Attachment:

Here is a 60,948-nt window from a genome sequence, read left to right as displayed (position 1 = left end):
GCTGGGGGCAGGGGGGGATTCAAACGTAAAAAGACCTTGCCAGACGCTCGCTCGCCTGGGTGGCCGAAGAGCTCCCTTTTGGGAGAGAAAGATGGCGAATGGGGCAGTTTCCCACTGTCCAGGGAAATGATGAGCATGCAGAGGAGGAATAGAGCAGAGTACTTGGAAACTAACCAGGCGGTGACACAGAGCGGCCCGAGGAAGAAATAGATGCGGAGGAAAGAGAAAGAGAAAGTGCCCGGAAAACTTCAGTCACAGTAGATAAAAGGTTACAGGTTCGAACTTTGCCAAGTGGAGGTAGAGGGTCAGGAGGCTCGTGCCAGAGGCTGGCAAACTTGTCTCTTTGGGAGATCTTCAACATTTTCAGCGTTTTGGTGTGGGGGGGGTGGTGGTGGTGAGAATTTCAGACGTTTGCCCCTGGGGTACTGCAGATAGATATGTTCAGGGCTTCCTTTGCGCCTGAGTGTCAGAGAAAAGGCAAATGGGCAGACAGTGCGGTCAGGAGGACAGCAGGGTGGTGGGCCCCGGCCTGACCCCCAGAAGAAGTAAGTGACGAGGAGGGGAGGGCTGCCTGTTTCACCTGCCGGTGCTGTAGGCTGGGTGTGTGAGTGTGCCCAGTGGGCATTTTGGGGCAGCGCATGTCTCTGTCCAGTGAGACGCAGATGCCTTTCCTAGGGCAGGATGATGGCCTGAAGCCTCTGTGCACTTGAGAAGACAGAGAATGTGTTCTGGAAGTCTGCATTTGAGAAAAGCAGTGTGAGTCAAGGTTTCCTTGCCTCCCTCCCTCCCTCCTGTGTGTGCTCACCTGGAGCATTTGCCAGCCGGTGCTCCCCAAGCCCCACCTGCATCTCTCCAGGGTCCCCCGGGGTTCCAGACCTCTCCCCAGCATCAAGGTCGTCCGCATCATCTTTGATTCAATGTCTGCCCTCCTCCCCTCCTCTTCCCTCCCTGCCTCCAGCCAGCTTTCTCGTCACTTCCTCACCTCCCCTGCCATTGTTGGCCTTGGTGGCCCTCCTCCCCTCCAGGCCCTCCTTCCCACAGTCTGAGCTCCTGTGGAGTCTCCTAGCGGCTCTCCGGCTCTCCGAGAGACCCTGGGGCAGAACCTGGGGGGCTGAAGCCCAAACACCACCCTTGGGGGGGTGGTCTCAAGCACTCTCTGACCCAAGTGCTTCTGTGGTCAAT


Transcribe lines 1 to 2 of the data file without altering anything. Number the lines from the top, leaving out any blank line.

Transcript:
Here is a 60,948-nt window from a genome sequence, read left to right as displayed (position 1 = left end):
GCTGGGGGCAGGGGGGGATTCAAACGTAAAAAGACCTTGCCAGACGCTCGCTCGCCTGGGTGGCCGAAGAGCTCCCTTTTGGGAGAGAAAGATGGCGAATGGGGCAGTTTCCCACTGTCCAGGGAAATGATGAGCATGCAGAGGAGGAATAGAGCAGAGTACTTGGAAACTAACCAGGCGGTGACACAGAGCGGCCCGAGGAAGAAATAGATGCGGAGGAAAGAGAAAGAGAAAGTGCCCGGAAAACTTCAGTCACAGTAGATAAAAGGTTACAGGTTCGAACTTTGCCAAGTGGAGGTAGAGGGTCAGGAGGCTCGTGCCAGAGGCTGGCAAACTTGTCTCTTTGGGAGATCTTCAACATTTTCAGCGTTTTGGTGTGGGGGGGGTGGTGGTGGTGAGAATTTCAGACGTTTGCCCCTGGGGTACTGCAGATAGATATGTTCAGGGCTTCCTTTGCGCCTGAGTGTCAGAGAAAAGGCAAATGGGCAGACAGTGCGGTCAGGAGGACAGCAGGGTGGTGGGCCCCGGCCTGACCCCCAGAAGAAGTAAGTGACGAGGAGGGGAGGGCTGCCTGTTTCACCTGCCGGTGCTGTAGGCTGGGTGTGTGAGTGTGCCCAGTGGGCATTTTGGGGCAGCGCATGTCTCTGTCCAGTGAGACGCAGATGCCTTTCCTAGGGCAGGATGATGGCCTGAAGCCTCTGTGCACTTGAGAAGACAGAGAATGTGTTCTGGAAGTCTGCATTTGAGAAAAGCAGTGTGAGTCAAGGTTTCCTTGCCTCCCTCCCTCCCTCCTGTGTGTGCTCACCTGGAGCATTTGCCAGCCGGTGCTCCCCAAGCCCCACCTGCATCTCTCCAGGGTCCCCCGGGGTTCCAGACCTCTCCCCAGCATCAAGGTCGTCCGCATCATCTTTGATTCAATGTCTGCCCTCCTCCCCTCCTCTTCCCTCCCTGCCTCCAGCCAGCTTTCTCGTCACTTCCTCACCTCCCCTGCCATTGTTGGCCTTGGTGGCCCTCCTCCCCTCCAGGCCCTCCTTCCCACAGTCTGAGCTCCTGTGGAGTCTCCTAGCGGCTCTCCGGCTCTCCGAGAGACCCTGGGGCAGAACCTGGGGGGCTGAAGCCCAAACACCACCCTTGGGGGGGTGGTCTCAAGCACTCTCTGACCCAAGTGCTTCTGTGGTCAAT